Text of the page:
Sunday, June 3, 2012

After the Storm: Survivors and Casualties from 60-70 mph Winds

This cosmos binpinnatus plant got flattened by the wind storm.

What happens when 60-70 mile per hour winds rip through an exposed hilltop garden as part of an early summer rainstorm?

Which plants survived with flying colors and which ones were uprooted or shredded?

Russian Sage and perennial geranium toughed it out, but cosmos and zinnia took a real beating.

This cosmos stem actually splintered into four shards.
This zinnia flower looked OK at first...

...but on closer inspection, the stem seems severely damaged at the base.
This zinnia on the other hand seems OK. The plant definitely got bent into the pathway, but the stem looks intact.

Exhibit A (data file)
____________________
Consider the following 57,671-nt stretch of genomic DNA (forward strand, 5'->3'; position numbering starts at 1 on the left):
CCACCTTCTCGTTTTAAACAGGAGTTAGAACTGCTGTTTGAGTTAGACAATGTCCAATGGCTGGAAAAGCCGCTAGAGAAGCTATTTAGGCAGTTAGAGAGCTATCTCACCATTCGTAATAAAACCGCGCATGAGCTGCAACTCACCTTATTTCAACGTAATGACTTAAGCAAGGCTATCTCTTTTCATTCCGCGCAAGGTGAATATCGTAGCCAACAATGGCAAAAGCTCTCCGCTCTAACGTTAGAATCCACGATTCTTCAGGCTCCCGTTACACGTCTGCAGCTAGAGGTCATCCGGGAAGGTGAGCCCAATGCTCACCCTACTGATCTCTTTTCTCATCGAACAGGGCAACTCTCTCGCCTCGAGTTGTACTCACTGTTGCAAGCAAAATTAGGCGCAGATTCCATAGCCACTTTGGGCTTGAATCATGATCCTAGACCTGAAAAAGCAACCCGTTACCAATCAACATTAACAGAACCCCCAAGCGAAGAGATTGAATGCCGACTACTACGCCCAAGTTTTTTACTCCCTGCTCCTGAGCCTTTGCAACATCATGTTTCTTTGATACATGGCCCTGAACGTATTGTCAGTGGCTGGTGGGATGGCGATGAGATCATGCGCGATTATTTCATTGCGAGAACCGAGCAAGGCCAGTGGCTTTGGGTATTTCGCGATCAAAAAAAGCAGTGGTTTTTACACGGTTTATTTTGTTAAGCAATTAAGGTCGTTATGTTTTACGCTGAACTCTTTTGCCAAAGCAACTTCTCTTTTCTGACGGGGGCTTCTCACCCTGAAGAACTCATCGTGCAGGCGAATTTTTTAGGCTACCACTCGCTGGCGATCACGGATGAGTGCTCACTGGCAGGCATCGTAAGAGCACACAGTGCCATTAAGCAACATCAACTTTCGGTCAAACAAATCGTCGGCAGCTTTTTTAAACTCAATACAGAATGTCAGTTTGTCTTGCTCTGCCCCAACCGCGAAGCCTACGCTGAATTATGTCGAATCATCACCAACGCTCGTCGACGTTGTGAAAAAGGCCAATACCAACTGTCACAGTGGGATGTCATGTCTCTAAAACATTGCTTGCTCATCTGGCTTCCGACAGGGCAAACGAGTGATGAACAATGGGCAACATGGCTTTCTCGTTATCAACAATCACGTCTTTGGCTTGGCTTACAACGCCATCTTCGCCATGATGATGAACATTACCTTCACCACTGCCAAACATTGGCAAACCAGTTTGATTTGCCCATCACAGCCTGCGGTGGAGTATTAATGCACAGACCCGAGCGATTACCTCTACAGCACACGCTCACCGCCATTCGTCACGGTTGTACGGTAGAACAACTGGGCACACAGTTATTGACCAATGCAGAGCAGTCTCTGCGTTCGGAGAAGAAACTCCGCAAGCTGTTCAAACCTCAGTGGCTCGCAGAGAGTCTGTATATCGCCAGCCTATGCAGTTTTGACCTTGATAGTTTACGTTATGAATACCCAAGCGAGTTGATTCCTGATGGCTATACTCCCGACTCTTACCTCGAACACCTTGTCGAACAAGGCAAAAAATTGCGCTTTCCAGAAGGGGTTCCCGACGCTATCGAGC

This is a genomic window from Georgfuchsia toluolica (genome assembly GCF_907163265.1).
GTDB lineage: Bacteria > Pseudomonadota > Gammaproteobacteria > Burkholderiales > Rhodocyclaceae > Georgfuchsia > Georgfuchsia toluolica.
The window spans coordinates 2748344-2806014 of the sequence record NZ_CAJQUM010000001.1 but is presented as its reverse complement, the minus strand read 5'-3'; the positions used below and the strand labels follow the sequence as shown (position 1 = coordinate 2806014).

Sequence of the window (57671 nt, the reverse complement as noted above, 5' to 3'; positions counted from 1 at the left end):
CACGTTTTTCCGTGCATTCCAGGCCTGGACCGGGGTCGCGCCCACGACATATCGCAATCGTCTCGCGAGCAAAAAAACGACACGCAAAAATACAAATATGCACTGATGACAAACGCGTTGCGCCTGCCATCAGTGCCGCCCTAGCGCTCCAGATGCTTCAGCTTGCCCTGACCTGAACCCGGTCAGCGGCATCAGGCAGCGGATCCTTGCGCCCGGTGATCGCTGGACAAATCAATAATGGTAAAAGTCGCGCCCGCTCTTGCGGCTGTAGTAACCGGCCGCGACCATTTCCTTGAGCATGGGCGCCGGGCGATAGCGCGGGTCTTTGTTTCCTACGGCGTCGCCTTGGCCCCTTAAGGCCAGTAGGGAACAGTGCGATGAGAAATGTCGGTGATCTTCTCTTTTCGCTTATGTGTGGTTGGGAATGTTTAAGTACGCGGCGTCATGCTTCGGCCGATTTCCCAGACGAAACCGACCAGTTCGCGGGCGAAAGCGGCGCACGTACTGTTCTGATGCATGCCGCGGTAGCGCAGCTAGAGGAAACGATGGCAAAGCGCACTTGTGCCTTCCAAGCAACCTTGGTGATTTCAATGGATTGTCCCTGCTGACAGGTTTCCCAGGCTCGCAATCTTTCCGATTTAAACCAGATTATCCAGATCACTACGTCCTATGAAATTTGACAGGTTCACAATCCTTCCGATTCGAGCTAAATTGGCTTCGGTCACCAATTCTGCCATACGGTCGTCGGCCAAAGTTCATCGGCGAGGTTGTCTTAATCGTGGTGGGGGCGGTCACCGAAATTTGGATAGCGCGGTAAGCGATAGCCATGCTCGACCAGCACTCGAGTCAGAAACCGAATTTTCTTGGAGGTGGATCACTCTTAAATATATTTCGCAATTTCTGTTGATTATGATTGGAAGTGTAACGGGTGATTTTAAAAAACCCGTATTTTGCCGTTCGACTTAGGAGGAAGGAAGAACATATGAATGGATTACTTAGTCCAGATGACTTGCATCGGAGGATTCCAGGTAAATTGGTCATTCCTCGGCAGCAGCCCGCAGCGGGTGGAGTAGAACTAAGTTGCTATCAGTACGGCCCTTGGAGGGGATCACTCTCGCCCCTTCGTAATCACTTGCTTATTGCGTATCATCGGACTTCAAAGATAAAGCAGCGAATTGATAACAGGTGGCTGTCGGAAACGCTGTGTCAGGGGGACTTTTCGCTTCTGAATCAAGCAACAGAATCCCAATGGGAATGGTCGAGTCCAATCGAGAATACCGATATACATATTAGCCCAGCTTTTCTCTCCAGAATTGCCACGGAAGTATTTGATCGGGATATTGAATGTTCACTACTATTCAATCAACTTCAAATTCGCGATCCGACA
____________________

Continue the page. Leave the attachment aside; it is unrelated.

Other than being a little bedraggled, this coreopsis appeared totally unperturbed by the storm.

I will say that the perennials - the coreopsis, the russian sage, the geraniums - seemed to come through the storm much better than the annual flowers like zinnia and cosmos. Maybe the annual plants aren't as well rooted or don't put as much energy into building tough stems?

Do you encounter windy conditions in your garden?

If so, which plants stand strong and which ones topple?

Have you successfully ameliorated a wind problem by planting or constructing a wind break?

Or do you just refrain from planting annuals or other plants that are prone to wind damage?

Your wisdom is welcome in the Comments field!


  1. That is a lot of wind damage~This past Spring we had a lot of hail damage but, no winds. gail

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